Monday, March 05, 2007


As is so often the case, this post will be a series of random ramblings. Which is too bad; I’d recently decided that these long, rambling posts probably aren’t a good idea. Wouldn’t it be more bloggerly to do a bunch of short posts, one for each topic? I think it would. But I haven’t yet put that into practice.

I finally succumbed to the cold that I’d been fighting off for… oh, months now. Since December? November? A while, anyway. So I worked from home Tuesday—so as not to spread the germs—then took Wednesday and Thursday off sick, and worked from home on Friday again. Frankly, I would have liked to have worked from home today, too, because it’s going to take a long time to get over this one, but I’ve been out of the office for most of a week, and figured I should probably show my face.

The good news, though, now that I’m back at the office, is that I can go back to my Tim’s coffee. As mentioned, it’s Roll up the Rim season, and I’m itchin’ for some rollin’. But I’m thinking that I might have to move my coffee consumption up a notch. One of the prizes, this year, is a Toyota hybrid, and Andrea and I have been talking about getting a hybrid for a long time. But I’ve heard that the odds of winning one of the big prizes is much higher, if you get large coffee, instead of medium. I don’t know if that’s true; people might just be assuming that. On the other hand, I won a lot last year, and got nothing but coffee and doughnuts, so maybe there is something to it…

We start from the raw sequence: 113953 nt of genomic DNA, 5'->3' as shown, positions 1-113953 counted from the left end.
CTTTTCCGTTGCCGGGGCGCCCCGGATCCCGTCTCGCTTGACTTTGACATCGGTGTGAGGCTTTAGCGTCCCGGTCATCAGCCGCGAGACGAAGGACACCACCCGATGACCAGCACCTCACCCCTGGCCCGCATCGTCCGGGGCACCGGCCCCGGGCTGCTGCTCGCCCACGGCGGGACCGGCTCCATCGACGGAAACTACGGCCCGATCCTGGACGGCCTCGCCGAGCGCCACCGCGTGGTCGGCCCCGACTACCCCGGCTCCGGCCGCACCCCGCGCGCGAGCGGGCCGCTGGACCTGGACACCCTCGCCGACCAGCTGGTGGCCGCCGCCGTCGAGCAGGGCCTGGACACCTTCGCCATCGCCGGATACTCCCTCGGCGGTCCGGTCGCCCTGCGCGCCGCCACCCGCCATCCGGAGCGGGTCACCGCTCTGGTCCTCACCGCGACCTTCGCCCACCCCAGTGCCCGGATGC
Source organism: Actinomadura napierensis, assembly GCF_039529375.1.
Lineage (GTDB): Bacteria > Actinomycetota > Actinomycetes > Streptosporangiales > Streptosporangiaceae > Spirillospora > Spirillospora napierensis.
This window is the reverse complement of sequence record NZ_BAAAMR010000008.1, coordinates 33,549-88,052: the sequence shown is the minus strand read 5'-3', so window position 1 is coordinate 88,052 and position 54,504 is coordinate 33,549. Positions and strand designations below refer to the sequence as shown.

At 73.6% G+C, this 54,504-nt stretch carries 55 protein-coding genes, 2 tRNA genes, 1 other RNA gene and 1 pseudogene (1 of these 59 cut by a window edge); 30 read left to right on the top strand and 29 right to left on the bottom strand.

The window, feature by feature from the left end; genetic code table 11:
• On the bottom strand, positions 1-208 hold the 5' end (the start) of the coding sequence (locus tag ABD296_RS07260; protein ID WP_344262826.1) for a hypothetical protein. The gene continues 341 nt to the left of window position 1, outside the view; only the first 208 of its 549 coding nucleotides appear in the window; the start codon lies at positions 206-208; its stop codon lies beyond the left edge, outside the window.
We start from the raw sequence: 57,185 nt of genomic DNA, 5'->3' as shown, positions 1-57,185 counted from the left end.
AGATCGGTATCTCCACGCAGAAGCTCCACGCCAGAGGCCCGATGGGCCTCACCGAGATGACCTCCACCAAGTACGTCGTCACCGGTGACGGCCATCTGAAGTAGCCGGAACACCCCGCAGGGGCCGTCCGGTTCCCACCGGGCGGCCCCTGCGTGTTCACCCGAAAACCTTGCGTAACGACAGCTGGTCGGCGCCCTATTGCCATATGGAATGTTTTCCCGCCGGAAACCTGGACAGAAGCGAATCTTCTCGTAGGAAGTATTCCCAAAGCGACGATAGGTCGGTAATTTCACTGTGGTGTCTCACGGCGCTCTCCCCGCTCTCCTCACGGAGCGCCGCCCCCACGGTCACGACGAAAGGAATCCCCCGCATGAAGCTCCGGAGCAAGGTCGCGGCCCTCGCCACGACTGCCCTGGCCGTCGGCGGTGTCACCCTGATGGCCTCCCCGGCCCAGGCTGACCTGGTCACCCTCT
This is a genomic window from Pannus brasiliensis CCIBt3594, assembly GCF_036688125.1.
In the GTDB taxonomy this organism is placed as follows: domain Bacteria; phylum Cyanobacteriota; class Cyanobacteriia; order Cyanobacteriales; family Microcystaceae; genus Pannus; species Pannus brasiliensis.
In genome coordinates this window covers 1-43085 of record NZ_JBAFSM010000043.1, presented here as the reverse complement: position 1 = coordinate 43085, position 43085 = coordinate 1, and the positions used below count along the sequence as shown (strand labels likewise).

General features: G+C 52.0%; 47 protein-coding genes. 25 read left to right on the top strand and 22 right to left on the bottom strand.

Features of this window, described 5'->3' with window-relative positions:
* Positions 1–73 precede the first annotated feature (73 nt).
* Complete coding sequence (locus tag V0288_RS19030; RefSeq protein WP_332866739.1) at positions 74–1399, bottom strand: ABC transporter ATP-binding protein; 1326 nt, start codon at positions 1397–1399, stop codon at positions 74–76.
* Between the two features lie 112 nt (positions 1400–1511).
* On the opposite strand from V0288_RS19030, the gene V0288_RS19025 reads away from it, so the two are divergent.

After talking so much about Service-Oriented Architecture, I may soon be getting to put some of my theories to the test. It looks like I’ll be getting into at least one project—maybe two, related, projects—which will be service-oriented. We’ll see how it pans out.

I’m hoping to post something to the serna Bible Blog again soon; it’s been neglected, while I’ve been sick. But today may be crammed full of meetings, so we’ll have to wait and see.

I’ve been playing around with Ubuntu a bit more. I’ve finally got multiple monitors working—sort of. It’s too bad that this was so difficult to figure out; for the most part, installing Ubuntu was a snap. Install it, and it works, just like Windows. But when something doesn’t work—or doesn’t 100% work—there is a learning curve to figure out how to get it to work. (Probably the same learning curve that I would have had when I was first learning Windows, but I’m starting pretty much at square 0 again.)